In the wake of Mississippi Governor Tate Reeves announcing Tuesday that all public schools will remain closed for the remainder of the 2019-20 academic school year due to the COVID-19 pandemic., the Mississippi High School Activities Association announced Wednesday that they cancelled the remainder of spring sports in public schools.
The schools in the local area that are members of the MHSAA are Cleveland Central High School, Northside High School, Thomas E. Edwards, Shaw High School, Ray Brooks High School and West Bolivar High School. The spring sports in the local area are baseball, fast pitch softball, track, golf, tennis and powerlifting.
Cleveland Central High head baseball coach Alex Fletcher said the toughest part about the season coming to a close is the fact the seniors don’t get to finish their last year.
“The most unfortunate thing is all the time the seniors have invested through the course of their careers, and the coronavirus hits and changes everyone’s plans and expectations,” Fletcher said.
“For those seniors to not be able to enjoy that last season is unfortunate,” Fletcher added. “The underclassmen who have not graduated will see more opportunity in the future, but for our seniors that was their last chance to play as a Cleveland Central Wolf.”
Fletcher felt the right decision was ultimately made.
“With the health of the kids and everybody in the community, it was the responsible thing to do,” Fletcher said. “It’s certainly understandable. Unfortunate, but understandable.”
The Northside High School boys and girls track and field teams headed into this year with a lot of momentum as the boys won the 2A State Track Championship last year while the girls finished second in the girls meet. Both teams had a lot of athletes coming back.
“My heart goes out to the seniors that worked so hard to have themselves together for this season,” Northside boys and girls head track and field coach Linda Allen said. “My heart goes out to the seniors. We were looking forward to some of our seniors helping us bring in at least 40 points. We had juniors, sophomores, freshmen and eighth graders. We knew putting those young men and young ladies together, we were going to have a successful season boys and girls.”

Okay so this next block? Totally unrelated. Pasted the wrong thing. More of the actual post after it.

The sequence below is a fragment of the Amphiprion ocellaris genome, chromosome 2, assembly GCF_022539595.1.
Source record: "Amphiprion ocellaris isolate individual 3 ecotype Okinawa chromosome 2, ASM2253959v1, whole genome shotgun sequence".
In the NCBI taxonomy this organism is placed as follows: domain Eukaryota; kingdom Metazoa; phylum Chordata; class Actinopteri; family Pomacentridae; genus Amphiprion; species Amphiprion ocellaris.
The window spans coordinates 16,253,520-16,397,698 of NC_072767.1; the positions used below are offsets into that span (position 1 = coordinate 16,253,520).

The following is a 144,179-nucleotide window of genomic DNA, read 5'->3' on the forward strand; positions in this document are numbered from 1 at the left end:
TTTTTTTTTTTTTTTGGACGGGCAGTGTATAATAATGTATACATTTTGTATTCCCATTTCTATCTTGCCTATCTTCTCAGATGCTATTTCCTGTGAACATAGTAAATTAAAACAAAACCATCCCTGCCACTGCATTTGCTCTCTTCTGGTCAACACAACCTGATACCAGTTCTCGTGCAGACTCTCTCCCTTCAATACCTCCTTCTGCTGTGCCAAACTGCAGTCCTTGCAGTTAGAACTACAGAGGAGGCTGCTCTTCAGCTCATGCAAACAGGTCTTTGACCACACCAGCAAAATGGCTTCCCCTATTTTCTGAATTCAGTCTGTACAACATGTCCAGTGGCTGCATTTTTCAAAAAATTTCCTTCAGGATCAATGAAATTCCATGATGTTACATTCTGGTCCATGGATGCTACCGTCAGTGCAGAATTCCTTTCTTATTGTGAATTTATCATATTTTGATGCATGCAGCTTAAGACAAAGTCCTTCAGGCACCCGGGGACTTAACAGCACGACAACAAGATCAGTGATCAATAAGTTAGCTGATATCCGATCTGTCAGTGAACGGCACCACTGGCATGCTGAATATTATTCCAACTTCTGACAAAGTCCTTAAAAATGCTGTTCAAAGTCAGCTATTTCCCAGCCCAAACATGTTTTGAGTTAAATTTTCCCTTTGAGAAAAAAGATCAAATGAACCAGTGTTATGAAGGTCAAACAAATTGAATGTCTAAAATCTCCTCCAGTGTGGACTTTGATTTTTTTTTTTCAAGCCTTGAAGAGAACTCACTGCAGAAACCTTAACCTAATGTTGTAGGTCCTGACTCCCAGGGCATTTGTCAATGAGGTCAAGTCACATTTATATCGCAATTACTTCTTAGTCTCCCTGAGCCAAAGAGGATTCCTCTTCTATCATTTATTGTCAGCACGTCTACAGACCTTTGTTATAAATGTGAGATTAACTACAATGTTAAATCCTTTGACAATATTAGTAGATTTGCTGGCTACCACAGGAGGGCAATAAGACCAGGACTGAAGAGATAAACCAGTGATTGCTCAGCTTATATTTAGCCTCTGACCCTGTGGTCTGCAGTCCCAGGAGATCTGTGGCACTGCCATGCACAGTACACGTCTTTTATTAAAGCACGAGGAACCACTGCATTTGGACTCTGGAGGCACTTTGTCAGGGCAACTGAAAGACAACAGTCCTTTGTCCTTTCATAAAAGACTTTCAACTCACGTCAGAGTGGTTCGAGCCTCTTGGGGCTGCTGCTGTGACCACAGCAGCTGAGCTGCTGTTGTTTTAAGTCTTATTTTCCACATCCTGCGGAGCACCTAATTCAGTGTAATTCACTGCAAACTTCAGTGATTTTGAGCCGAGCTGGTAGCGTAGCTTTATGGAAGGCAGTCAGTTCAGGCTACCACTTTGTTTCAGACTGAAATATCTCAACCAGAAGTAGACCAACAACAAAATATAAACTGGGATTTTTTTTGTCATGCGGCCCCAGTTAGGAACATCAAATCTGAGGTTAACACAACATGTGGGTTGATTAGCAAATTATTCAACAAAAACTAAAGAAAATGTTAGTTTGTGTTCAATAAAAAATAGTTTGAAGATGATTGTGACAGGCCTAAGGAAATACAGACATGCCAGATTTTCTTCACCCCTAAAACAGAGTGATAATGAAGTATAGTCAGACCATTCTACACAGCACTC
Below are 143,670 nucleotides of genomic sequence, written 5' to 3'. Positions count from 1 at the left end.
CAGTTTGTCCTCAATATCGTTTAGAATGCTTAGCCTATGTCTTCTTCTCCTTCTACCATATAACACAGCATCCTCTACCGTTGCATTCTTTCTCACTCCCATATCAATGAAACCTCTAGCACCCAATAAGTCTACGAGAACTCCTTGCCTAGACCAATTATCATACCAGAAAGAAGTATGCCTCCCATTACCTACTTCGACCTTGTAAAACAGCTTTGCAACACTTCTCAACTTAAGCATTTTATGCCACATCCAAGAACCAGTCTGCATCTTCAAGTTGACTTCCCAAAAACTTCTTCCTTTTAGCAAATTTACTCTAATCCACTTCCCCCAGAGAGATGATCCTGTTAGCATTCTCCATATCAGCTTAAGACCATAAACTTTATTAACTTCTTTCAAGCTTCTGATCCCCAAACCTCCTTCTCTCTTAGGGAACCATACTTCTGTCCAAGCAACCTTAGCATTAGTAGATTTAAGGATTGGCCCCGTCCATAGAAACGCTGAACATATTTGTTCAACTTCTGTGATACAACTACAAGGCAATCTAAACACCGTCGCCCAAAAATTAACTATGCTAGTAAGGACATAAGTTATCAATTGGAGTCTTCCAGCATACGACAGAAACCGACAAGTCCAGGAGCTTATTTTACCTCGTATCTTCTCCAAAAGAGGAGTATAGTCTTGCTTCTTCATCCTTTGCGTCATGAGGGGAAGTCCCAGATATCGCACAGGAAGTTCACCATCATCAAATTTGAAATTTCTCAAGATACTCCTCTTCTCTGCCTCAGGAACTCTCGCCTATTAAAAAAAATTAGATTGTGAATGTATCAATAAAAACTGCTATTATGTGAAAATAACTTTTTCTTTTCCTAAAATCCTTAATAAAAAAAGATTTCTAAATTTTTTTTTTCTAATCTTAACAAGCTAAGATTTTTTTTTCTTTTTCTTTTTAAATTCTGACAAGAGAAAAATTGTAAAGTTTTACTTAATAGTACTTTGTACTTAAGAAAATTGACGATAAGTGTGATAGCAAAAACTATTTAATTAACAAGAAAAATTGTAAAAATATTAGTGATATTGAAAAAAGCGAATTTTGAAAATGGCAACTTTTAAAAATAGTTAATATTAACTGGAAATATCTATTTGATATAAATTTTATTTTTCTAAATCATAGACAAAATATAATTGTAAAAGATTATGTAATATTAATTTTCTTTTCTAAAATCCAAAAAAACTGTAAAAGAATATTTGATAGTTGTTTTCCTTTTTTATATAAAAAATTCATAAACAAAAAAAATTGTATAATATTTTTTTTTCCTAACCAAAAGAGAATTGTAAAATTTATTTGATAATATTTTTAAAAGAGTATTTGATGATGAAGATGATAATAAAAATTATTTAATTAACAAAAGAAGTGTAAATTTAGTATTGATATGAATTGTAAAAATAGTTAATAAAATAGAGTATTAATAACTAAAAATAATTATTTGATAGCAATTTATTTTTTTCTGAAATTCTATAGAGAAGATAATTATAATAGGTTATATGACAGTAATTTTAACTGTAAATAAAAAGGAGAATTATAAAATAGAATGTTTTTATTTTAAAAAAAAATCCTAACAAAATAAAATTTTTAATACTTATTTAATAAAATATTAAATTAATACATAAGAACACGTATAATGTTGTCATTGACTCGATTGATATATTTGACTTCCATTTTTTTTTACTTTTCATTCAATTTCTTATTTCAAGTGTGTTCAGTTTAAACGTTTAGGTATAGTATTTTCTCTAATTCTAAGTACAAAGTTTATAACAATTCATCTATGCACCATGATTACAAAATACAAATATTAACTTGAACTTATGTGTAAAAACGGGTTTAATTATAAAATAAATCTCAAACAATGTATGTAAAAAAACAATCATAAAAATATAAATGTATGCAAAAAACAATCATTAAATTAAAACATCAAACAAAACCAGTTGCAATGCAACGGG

Cleveland Central High School head boys track and field coach Kendrick Woodard said he understands the decision but also feels for the seniors that are having their year cut short.
“We all love sports, and it’s been a tough time for us but the most important thing though is we’ve got to look out for the safety of ourselves and, more importantly, these kids,” Woodard said. “It’s been a tough time for all of us, but I feel bad for those seniors especially in track and other sports. Some of those kids were looking forward to the opportunity of performing well and having the opportunity to earn a scholarship. All of that is just thrown out of the window. I had a guy on my team that had an opportunity to do well this year, but all of that possibly could be thrown out the window due to this pandemic.”
Northside High School head baseball coach Ashkelon Stapleton also understood the decision to cancel spring sports but realizes it’s a tough blow.
“It’s just one of those things where it’s about adapting to the moment,” Stapleton said. “It’s unfortunate, but I understand the precautions. I just feel for my seniors. These guys looked forward to their senior year and looked forward to having a chance to play in their high school playoffs. It’s kind of disheartening, but like I always tell them just keep going and keep working hard. It’s pretty tough.”
Cleveland Central High School head softball coach Taylor Taylor was also heart broken about the end of the year.
“It’s so hard to explain to the players the end of a season every year due to losses in the playoffs or any “last” game, but this is something new to every coach and player,” Taylor said. “Explaining the end of the school year and season to the senior class of 2020 is heartbreaking.”
Coach Taylor added this experience with the pandemic taught some powerful life lessons.
“As a coach and a teacher, I think it is vital to extend lessons on the field and in the classroom to lessons in life,” Taylor said. “As hard as it is for the kids, they are learning the valuable lesson of the importance of not taking anything for granted. They have had to learn this lesson the hardest way possible, but I know that this will change the mindset of student-athletes, coaches, parents and fans across the country. We will be able to take this lesson into our future, and we’ll be better people because of it.”